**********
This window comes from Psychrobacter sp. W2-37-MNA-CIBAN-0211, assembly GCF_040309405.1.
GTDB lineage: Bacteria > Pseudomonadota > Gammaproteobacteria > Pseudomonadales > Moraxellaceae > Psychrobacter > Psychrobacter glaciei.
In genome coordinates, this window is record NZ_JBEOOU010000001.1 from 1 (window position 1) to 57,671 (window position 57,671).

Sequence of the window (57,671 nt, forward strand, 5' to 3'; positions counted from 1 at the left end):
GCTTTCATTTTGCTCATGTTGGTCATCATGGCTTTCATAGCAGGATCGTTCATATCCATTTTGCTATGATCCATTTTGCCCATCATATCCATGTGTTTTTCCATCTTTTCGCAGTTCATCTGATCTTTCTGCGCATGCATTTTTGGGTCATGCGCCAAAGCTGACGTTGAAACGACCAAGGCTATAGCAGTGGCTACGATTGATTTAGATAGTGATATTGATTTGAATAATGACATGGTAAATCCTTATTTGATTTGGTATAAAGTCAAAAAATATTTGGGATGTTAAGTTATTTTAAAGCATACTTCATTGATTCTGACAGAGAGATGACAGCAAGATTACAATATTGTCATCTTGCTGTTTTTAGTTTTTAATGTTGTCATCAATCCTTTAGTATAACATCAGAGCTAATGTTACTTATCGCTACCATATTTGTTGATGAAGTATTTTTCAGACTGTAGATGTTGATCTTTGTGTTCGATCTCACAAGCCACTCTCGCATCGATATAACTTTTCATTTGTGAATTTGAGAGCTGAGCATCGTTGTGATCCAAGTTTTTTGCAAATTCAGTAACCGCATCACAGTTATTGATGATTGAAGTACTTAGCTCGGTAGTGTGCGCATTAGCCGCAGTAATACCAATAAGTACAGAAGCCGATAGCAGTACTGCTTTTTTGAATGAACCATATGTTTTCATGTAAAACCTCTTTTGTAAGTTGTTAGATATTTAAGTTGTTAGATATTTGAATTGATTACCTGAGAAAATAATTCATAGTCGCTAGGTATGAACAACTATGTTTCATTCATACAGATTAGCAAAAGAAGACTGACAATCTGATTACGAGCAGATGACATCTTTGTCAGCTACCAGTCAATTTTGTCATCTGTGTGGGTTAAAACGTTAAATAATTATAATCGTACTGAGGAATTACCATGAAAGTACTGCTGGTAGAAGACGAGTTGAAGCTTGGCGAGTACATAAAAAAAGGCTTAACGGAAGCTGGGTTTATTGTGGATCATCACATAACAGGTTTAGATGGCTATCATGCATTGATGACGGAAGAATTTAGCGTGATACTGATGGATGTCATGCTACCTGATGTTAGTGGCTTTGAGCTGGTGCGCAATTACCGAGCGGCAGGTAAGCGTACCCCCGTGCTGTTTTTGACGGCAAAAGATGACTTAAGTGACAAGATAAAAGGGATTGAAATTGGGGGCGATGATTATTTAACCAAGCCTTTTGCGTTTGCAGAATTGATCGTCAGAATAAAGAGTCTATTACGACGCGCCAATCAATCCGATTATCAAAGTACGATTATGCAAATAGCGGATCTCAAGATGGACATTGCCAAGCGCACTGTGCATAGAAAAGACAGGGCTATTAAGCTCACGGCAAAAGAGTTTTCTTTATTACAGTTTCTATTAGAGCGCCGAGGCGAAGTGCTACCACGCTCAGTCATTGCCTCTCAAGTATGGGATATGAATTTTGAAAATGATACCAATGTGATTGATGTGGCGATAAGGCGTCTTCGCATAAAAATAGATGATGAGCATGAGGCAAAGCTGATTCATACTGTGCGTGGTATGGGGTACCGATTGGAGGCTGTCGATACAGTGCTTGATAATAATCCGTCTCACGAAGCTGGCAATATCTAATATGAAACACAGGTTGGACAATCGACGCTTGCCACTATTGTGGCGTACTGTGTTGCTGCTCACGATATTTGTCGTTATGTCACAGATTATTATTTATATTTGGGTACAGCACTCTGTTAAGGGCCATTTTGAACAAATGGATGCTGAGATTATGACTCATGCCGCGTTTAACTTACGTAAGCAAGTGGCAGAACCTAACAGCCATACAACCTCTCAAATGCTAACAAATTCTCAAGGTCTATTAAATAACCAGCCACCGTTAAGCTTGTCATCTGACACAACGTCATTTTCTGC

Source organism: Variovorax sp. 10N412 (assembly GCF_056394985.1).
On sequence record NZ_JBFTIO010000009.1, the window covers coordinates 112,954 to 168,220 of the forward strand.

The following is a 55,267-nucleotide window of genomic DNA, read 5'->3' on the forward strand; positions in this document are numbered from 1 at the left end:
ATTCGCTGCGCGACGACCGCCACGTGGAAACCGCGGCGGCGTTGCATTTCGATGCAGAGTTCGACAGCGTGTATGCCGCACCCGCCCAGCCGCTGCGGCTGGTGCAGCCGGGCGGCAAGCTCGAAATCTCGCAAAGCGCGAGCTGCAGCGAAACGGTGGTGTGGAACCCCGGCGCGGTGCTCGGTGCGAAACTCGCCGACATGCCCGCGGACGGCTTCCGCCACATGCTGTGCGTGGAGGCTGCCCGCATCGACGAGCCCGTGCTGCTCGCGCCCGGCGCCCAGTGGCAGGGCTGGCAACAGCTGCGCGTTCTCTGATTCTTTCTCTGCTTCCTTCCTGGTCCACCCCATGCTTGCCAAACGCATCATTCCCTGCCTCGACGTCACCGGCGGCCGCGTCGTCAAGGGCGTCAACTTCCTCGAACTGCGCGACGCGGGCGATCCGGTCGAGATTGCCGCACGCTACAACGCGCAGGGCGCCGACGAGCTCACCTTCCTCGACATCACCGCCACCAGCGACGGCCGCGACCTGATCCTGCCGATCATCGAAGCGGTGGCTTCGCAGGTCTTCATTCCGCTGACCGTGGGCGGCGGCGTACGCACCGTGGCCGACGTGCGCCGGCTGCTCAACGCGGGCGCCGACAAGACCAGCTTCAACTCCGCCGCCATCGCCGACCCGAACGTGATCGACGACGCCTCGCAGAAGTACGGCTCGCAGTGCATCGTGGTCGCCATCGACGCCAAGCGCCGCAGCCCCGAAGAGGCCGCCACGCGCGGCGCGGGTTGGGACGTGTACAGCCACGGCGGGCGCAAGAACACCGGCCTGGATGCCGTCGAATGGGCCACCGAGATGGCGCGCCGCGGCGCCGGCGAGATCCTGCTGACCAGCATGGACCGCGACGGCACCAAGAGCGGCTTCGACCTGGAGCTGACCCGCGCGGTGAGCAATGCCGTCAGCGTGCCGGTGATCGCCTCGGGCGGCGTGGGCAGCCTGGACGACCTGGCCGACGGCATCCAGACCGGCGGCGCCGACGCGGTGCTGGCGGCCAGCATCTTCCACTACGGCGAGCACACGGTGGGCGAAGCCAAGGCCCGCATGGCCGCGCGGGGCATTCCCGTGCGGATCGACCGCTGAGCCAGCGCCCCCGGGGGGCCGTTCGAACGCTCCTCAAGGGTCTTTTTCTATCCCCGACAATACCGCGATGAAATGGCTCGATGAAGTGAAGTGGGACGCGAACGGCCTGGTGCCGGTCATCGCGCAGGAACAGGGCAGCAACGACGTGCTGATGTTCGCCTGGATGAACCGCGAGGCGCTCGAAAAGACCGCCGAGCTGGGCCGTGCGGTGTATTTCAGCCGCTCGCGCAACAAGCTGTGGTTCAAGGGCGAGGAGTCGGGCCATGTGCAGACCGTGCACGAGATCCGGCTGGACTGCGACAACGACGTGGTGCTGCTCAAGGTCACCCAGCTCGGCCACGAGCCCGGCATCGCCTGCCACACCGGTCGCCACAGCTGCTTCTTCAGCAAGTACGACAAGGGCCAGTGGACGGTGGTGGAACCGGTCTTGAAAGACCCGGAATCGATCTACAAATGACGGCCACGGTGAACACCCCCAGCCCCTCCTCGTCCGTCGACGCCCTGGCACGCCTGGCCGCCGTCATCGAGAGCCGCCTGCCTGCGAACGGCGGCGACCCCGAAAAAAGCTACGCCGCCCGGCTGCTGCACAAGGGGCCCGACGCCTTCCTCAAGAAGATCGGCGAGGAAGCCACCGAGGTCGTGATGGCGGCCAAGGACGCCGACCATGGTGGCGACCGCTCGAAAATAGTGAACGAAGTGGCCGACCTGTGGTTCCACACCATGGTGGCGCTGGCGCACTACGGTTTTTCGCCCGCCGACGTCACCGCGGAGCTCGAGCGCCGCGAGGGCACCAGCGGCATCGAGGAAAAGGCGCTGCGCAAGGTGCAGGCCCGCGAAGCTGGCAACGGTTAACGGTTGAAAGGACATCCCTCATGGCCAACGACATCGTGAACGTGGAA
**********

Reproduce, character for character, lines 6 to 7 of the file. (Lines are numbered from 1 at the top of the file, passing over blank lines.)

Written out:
Source organism: Variovorax sp. 10N412 (assembly GCF_056394985.1).
On sequence record NZ_JBFTIO010000009.1, the window covers coordinates 112,954 to 168,220 of the forward strand.